With the return of European football now just over a month away, I thought it would be a good idea to evaluate what stage the German sides that are still in their respective competitions have a chance of reaching.
With all four Bundesliga sides that entered into the group stages of the UEFA Champions League making it into the last 16 of the tournament and the final last season being contested by two German teams, it has already been a stellar year for German football on a continental scale.
In the Europa League, however, things haven't been as rosy, with Stuttgart failing to make it past Croatian minnows Rijeka in the third stage of qualifying and Freiburg being beaten out of the group stages by Czech side Slovan Liberec and Spanish stalwarts Sevilla.
Still, despite a poor showing in this tournament, Eintracht Frankfurt have managed to finish their group as winners. They will next compete in the round of 32.
But how far are these five teams expected to go in their competitions? Is it possible that we might see another all-German clash in the final—or perhaps a Champions League and Europa League sweep for the Bundesliga?
Let's take a little closer look, shall we?
Despite their poor league form this season, Frankfurt managed to make it out of a very tricky group (as winners) to secure their slot in the last 32 of the competition.
Winning five of their six group games—a solitary loss away at Cyprian side APOEL being their only blemish—the team who currently sit 15th in the Bundesliga table, just a point above the relegation play-off, have been flying in Europe this year.
However, just when things seemed to be looking up for Frankfurt, they were dealt a devilish draw that in no way rewarded their dominance in the group stages.
Having to face off against former Champions League winners Porto in the next round will be one of the toughest challenges of their season.
The Portuguese outfit finished third in their Champions League group this season and have to be considered one of the best teams in the tournament now.
Things don't get a whole lot better for Eintracht if they can pull off a giant-killing in the round of 32.
The way the draw works, we already know who their potential opponents will be in the last 16 if they should make it that far: Swansea City or Napoli.
The Italian side were amazingly unlucky not to make it out of the group of death in the Champions League this year, narrowly missing out to Arsenal and Borussia Dortmund.
Sadly for Frankfurt fans, it seems incredibly unlikely that they will be making an appearance in the quarter-finals or beyond.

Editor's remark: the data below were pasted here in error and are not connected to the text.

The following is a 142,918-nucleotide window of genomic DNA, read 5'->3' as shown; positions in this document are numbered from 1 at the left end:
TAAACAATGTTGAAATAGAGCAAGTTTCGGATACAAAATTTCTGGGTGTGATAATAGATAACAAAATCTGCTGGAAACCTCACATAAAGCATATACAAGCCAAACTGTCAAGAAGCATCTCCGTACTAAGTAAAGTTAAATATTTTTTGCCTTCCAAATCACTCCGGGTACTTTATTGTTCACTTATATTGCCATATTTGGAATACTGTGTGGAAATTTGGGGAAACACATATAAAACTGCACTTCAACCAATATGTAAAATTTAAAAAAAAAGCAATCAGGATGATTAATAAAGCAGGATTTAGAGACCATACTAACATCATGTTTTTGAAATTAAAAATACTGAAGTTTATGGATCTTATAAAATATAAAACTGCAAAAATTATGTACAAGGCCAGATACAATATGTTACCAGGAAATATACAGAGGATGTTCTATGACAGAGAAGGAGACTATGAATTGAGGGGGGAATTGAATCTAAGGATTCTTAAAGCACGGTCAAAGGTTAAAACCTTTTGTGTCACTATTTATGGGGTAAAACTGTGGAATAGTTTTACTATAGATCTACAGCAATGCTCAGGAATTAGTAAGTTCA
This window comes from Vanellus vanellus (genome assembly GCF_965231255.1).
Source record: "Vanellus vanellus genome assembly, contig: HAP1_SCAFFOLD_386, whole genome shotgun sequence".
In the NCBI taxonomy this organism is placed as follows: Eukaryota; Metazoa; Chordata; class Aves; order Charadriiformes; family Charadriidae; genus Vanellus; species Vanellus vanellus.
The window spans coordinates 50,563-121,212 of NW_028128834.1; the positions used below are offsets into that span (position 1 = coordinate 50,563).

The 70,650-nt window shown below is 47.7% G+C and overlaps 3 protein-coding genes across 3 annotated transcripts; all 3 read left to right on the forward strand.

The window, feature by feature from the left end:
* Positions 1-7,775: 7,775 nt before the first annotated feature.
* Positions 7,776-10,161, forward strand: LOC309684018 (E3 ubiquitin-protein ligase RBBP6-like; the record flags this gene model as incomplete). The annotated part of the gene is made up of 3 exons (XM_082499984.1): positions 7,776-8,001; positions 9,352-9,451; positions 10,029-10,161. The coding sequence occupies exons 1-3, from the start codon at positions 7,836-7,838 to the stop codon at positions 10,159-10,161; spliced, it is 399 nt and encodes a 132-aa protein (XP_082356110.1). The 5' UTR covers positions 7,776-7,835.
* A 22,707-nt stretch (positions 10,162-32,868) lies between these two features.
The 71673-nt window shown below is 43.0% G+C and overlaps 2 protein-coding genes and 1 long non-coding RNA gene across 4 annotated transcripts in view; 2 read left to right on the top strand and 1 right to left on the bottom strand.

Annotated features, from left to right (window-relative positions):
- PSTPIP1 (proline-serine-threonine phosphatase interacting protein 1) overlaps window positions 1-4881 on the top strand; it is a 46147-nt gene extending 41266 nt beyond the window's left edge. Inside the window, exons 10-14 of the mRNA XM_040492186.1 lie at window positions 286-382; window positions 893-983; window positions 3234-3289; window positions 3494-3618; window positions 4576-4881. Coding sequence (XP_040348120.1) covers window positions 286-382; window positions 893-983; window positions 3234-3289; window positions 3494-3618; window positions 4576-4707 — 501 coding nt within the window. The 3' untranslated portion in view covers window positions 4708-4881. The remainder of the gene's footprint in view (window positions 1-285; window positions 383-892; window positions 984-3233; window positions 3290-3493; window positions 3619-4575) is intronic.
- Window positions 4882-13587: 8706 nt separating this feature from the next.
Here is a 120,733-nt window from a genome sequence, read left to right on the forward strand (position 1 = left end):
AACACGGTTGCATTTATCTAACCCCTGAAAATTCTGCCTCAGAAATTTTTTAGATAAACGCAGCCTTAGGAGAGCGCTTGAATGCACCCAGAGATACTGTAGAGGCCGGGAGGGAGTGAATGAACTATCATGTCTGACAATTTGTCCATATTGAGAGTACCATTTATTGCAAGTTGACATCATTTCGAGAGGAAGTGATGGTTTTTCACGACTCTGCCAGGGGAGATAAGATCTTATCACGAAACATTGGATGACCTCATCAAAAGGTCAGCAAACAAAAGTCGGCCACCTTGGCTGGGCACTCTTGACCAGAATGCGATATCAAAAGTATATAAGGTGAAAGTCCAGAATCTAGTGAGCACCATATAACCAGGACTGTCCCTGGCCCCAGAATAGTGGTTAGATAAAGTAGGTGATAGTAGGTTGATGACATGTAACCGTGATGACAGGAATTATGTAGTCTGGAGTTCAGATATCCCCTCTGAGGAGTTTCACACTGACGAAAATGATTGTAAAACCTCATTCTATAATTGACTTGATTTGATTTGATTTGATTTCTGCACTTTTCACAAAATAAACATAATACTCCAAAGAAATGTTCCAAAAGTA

Probable stage of exit: Round of 32
Schalke were gifted a relatively easy group to qualify out of this year.
That sound's like a ludicrous thing to say when they had to compete with the likes of Chelsea—but as any seasoned pros of the competition would tell you: It's better to have one world-class opponent and two poor ones, than three solid teams to compete with.
Sure, it was always unlikely that Schalke would win the group with the 2013 Europa League and 2012 Champions League winners alongside them.
All the German outfit needed to do was make it past Basel and Steaua Bucuresti to ensure their place in the last 16, and they did that with relative ease.
Unfortunately for the Royal Blues, they now have to face off with Carlo Ancelotti's Real Madrid.
I won't mince my words: Real are a better team than Schalke.
This is a knockout tournament, and anything is possible; with the desire that the Galacticos have to win another European Cup (something they haven't done in over a decade) I cannot see them slipping up to a team with not a huge amount of recent European pedigree.
Keeping the likes of Cristiano Ronaldo and Gareth Bale quiet is a proverbial nightmare.
I expect Schalke to put up a good fight and not embarrass themselves, but ultimately I think this is just a step too far.
Probable round of exit: Last 16
Leverkusen were somewhat lucky to come out of the group stages after their poorest display of the season saw them ship five at home to a weak Manchester United side.
In fact, against United the German side's aggregate record reads 9-2 in favor of the English Champions following the groups.
This kind of goal-leaking will have to be rectified going into their match against French Champions PSG.
The French unit, led on-field by Zlatan Ibrahimovic, are genuine contenders for the title this year.
While this will be a closer game than the Schalke-Madrid clash, I cannot help but think that Leverkusen just haven't quite got the all-round firepower to go out and beat a team of Paris Saint-Germain's quality.